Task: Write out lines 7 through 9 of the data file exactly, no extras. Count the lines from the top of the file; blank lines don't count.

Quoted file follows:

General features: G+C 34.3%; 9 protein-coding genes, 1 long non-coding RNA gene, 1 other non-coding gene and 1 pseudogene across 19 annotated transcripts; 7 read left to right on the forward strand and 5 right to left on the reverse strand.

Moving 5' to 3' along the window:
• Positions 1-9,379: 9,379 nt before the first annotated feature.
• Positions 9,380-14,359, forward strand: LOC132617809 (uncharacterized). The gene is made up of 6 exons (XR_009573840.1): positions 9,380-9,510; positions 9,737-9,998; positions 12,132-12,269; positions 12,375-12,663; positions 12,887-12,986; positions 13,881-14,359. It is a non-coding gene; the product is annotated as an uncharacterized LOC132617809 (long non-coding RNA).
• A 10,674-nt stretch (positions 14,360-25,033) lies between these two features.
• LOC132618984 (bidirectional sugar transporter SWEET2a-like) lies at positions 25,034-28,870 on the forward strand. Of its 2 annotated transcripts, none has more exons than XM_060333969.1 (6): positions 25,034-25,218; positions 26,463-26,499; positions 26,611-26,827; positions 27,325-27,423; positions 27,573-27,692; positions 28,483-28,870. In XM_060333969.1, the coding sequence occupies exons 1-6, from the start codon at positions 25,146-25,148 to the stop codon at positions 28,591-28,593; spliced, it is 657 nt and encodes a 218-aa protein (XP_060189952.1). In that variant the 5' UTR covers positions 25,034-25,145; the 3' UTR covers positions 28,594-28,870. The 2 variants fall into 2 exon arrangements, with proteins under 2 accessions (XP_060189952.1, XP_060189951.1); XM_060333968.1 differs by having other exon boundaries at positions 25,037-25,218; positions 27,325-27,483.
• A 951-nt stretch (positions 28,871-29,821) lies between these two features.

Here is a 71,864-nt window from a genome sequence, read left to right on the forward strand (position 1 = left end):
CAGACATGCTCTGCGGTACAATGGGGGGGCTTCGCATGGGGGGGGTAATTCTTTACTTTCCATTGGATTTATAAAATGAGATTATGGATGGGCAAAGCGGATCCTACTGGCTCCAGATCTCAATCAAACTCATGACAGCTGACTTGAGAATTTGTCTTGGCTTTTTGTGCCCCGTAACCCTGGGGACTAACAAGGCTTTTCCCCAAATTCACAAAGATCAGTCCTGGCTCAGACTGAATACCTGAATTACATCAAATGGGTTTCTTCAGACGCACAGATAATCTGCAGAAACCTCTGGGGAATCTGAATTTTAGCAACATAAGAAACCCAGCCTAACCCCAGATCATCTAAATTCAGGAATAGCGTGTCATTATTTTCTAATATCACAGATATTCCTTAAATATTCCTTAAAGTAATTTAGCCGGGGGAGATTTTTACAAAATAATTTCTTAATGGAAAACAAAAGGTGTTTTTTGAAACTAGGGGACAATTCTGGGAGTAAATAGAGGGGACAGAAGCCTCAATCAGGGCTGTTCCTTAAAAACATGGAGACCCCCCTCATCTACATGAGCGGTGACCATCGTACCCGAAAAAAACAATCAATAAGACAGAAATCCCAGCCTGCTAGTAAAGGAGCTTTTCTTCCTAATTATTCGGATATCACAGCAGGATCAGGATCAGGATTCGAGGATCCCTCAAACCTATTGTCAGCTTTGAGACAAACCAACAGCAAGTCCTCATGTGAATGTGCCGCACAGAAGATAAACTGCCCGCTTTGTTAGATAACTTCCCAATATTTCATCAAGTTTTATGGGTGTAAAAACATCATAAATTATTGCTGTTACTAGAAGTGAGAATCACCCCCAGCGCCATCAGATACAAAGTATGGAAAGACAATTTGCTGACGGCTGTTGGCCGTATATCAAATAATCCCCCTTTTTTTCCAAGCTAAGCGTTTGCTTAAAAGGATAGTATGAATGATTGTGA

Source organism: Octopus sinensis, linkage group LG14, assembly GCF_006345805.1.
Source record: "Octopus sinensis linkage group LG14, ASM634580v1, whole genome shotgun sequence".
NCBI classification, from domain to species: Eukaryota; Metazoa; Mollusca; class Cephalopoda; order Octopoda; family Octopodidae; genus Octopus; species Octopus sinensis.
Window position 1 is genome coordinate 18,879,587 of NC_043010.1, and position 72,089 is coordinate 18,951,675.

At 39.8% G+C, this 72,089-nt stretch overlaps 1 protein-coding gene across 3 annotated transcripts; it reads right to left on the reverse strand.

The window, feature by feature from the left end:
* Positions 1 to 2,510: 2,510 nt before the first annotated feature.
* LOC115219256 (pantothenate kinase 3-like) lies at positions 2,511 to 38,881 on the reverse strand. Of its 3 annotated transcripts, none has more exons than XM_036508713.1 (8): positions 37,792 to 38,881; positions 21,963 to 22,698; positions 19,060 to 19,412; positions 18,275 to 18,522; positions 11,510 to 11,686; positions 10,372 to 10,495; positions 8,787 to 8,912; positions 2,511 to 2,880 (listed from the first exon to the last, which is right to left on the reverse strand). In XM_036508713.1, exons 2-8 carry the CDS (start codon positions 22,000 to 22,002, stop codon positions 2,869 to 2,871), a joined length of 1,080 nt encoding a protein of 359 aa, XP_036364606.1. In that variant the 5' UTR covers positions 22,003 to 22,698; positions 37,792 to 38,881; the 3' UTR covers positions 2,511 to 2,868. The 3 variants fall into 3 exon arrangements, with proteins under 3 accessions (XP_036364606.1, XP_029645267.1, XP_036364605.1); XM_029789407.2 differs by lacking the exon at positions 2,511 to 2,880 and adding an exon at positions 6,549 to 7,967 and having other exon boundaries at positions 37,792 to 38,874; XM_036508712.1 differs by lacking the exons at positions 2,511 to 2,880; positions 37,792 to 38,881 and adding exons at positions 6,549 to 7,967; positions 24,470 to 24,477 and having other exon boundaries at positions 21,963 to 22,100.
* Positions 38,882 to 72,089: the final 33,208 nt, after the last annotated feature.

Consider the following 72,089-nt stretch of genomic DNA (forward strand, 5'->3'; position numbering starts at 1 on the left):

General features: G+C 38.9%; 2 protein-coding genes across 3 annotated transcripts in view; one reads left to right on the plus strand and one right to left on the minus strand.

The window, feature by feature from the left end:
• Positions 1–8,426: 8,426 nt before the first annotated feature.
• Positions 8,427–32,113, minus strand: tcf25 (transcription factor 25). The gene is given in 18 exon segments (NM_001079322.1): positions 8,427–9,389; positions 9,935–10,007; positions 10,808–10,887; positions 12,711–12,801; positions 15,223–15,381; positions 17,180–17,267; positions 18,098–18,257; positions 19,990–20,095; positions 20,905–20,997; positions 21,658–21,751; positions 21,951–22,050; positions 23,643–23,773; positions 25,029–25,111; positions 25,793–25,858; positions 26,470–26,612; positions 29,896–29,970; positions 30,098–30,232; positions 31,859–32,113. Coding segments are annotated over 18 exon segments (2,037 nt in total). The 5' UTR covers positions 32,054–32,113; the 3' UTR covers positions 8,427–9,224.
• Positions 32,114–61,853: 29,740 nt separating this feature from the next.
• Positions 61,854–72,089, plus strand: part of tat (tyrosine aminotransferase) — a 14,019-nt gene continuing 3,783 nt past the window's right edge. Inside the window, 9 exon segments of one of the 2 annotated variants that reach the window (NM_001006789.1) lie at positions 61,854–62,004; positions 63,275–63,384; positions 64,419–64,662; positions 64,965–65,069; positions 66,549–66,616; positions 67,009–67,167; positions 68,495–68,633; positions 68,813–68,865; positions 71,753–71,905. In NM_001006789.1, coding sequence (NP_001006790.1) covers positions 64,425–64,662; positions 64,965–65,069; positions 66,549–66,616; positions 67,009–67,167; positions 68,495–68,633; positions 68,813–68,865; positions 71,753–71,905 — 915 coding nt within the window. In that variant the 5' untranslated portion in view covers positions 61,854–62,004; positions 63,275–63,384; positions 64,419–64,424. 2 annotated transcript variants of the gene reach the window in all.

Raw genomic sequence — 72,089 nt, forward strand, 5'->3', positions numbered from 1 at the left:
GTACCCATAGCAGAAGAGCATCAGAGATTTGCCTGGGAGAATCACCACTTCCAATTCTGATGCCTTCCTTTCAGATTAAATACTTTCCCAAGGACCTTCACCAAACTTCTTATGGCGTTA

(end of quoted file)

• A 951-nt stretch (positions 28,871-29,821) lies between these two features.

Here is a 71,864-nt window from a genome sequence, read left to right on the forward strand (position 1 = left end):
CAGACATGCTCTGCGGTACAATGGGGGGGCTTCGCATGGGGGGGGTAATTCTTTACTTTCCATTGGATTTATAAAATGAGATTATGGATGGGCAAAGCGGATCCTACTGGCTCCAGATCTCAATCAAACTCATGACAGCTGACTTGAGAATTTGTCTTGGCTTTTTGTGCCCCGTAACCCTGGGGACTAACAAGGCTTTTCCCCAAATTCACAAAGATCAGTCCTGGCTCAGACTGAATACCTGAATTACATCAAATGGGTTTCTTCAGACGCACAGATAATCTGCAGAAACCTCTGGGGAATCTGAATTTTAGCAACATAAGAAACCCAGCCTAACCCCAGATCATCTAAATTCAGGAATAGCGTGTCATTATTTTCTAATATCACAGATATTCCTTAAATATTCCTTAAAGTAATTTAGCCGGGGGAGATTTTTACAAAATAATTTCTTAATGGAAAACAAAAGGTGTTTTTTGAAACTAGGGGACAATTCTGGGAGTAAATAGAGGGGACAGAAGCCTCAATCAGGGCTGTTCCTTAAAAACATGGAGACCCCCCTCATCTACATGAGCGGTGACCATCGTACCCGAAAAAAACAATCAATAAGACAGAAATCCCAGCCTGCTAGTAAAGGAGCTTTTCTTCCTAATTATTCGGATATCACAGCAGGATCAGGATCAGGATTCGAGGATCCCTCAAACCTATTGTCAGCTTTGAGACAAACCAACAGCAAGTCCTCATGTGAATGTGCCGCACAGAAGATAAACTGCCCGCTTTGTTAGATAACTTCCCAATATTTCATCAAGTTTTATGGGTGTAAAAACATCATAAATTATTGCTGTTACTAGAAGTGAGAATCACCCCCAGCGCCATCAGATACAAAGTATGGAAAGACAATTTGCTGACGGCTGTTGGCCGTATATCAAATAATCCCCCTTTTTTTCCAAGCTAAGCGTTTGCTTAAAAGGATAGTATGAATGATTGTGA